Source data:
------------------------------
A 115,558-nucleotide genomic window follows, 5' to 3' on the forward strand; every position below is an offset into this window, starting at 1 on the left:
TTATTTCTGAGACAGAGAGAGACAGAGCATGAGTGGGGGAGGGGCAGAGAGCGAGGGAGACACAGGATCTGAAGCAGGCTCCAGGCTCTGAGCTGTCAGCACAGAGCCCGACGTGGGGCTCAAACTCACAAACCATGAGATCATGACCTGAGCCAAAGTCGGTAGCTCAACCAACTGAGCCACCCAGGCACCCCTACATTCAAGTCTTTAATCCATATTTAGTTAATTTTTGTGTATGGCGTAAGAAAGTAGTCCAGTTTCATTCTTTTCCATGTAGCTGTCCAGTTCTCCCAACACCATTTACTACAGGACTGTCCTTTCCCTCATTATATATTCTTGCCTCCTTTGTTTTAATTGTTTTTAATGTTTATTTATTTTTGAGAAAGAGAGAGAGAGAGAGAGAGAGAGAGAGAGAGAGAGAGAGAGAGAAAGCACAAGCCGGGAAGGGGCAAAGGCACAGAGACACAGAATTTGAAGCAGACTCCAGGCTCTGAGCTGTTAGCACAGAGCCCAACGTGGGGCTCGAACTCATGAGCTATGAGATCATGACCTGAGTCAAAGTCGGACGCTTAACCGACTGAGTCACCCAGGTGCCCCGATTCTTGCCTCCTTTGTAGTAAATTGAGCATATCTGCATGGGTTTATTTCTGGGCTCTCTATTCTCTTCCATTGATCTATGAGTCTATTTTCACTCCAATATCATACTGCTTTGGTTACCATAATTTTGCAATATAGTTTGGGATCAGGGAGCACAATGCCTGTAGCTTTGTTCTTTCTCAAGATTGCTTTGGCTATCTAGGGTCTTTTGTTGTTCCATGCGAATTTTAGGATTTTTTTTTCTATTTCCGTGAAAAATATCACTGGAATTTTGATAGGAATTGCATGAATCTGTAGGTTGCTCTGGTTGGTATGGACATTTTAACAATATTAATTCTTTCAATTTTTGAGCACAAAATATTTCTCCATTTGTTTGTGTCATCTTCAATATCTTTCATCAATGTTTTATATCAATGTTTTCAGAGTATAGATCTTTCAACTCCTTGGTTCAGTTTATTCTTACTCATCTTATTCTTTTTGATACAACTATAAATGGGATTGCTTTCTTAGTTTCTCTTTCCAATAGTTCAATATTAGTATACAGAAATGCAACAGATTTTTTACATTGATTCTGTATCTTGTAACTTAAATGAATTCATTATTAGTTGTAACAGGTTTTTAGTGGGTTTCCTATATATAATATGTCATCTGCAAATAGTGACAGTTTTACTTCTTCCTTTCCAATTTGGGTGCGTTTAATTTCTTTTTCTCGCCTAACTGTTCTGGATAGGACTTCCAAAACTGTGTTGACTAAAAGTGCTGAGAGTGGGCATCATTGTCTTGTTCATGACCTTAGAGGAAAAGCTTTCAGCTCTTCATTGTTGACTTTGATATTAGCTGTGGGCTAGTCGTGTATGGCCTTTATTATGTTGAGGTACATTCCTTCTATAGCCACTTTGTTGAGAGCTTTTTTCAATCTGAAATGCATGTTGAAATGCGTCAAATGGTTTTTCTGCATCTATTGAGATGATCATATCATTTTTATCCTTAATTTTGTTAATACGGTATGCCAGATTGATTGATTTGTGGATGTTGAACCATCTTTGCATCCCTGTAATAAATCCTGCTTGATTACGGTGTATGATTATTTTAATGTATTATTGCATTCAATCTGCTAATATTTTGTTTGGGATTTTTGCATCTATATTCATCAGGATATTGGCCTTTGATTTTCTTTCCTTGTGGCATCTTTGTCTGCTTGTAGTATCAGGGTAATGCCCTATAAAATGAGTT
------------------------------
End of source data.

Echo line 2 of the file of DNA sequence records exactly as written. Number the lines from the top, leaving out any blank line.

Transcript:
TTATTTCTGAGACAGAGAGAGACAGAGCATGAGTGGGGGAGGGGCAGAGAGCGAGGGAGACACAGGATCTGAAGCAGGCTCCAGGCTCTGAGCTGTCAGCACAGAGCCCGACGTGGGGCTCAAACTCACAAACCATGAGATCATGACCTGAGCCAAAGTCGGTAGCTCAACCAACTGAGCCACCCAGGCACCCCTACATTCAAGTCTTTAATCCATATTTAGTTAATTTTTGTGTATGGCGTAAGAAAGTAGTCCAGTTTCATTCTTTTCCATGTAGCTGTCCAGTTCTCCCAACACCATTTACTACAGGACTGTCCTTTCCCTCATTATATATTCTTGCCTCCTTTGTTTTAATTGTTTTTAATGTTTATTTATTTTTGAGAAAGAGAGAGAGAGAGAGAGAGAGAGAGAGAGAGAGAGAGAGAGAGAAAGCACAAGCCGGGAAGGGGCAAAGGCACAGAGACACAGAATTTGAAGCAGACTCCAGGCTCTGAGCTGTTAGCACAGAGCCCAACGTGGGGCTCGAACTCATGAGCTATGAGATCATGACCTGAGTCAAAGTCGGACGCTTAACCGACTGAGTCACCCAGGTGCCCCGATTCTTGCCTCCTTTGTAGTAAATTGAGCATATCTGCATGGGTTTATTTCTGGGCTCTCTATTCTCTTCCATTGATCTATGAGTCTATTTTCACTCCAATATCATACTGCTTTGGTTACCATAATTTTGCAATATAGTTTGGGATCAGGGAGCACAATGCCTGTAGCTTTGTTCTTTCTCAAGATTGCTTTGGCTATCTAGGGTCTTTTGTTGTTCCATGCGAATTTTAGGATTTTTTTTTCTATTTCCGTGAAAAATATCACTGGAATTTTGATAGGAATTGCATGAATCTGTAGGTTGCTCTGGTTGGTATGGACATTTTAACAATATTAATTCTTTCAATTTTTGAGCACAAAATATTTCTCCATTTGTTTGTGTCATCTTCAATATCTTTCATCAATGTTTTATATCAATGTTTTCAGAGTATAGATCTTTCAACTCCTTGGTTCAGTTTATTCTTACTCATCTTATTCTTTTTGATACAACTATAAATGGGATTGCTTTCTTAGTTTCTCTTTCCAATAGTTCAATATTAGTATACAGAAATGCAACAGATTTTTTACATTGATTCTGTATCTTGTAACTTAAATGAATTCATTATTAGTTGTAACAGGTTTTTAGTGGGTTTCCTATATATAATATGTCATCTGCAAATAGTGACAGTTTTACTTCTTCCTTTCCAATTTGGGTGCGTTTAATTTCTTTTTCTCGCCTAACTGTTCTGGATAGGACTTCCAAAACTGTGTTGACTAAAAGTGCTGAGAGTGGGCATCATTGTCTTGTTCATGACCTTAGAGGAAAAGCTTTCAGCTCTTCATTGTTGACTTTGATATTAGCTGTGGGCTAGTCGTGTATGGCCTTTATTATGTTGAGGTACATTCCTTCTATAGCCACTTTGTTGAGAGCTTTTTTCAATCTGAAATGCATGTTGAAATGCGTCAAATGGTTTTTCTGCATCTATTGAGATGATCATATCATTTTTATCCTTAATTTTGTTAATACGGTATGCCAGATTGATTGATTTGTGGATGTTGAACCATCTTTGCATCCCTGTAATAAATCCTGCTTGATTACGGTGTATGATTATTTTAATGTATTATTGCATTCAATCTGCTAATATTTTGTTTGGGATTTTTGCATCTATATTCATCAGGATATTGGCCTTTGATTTTCTTTCCTTGTGGCATCTTTGTCTGCTTGTAGTATCAGGGTAATGCCCTATAAAATGAGTT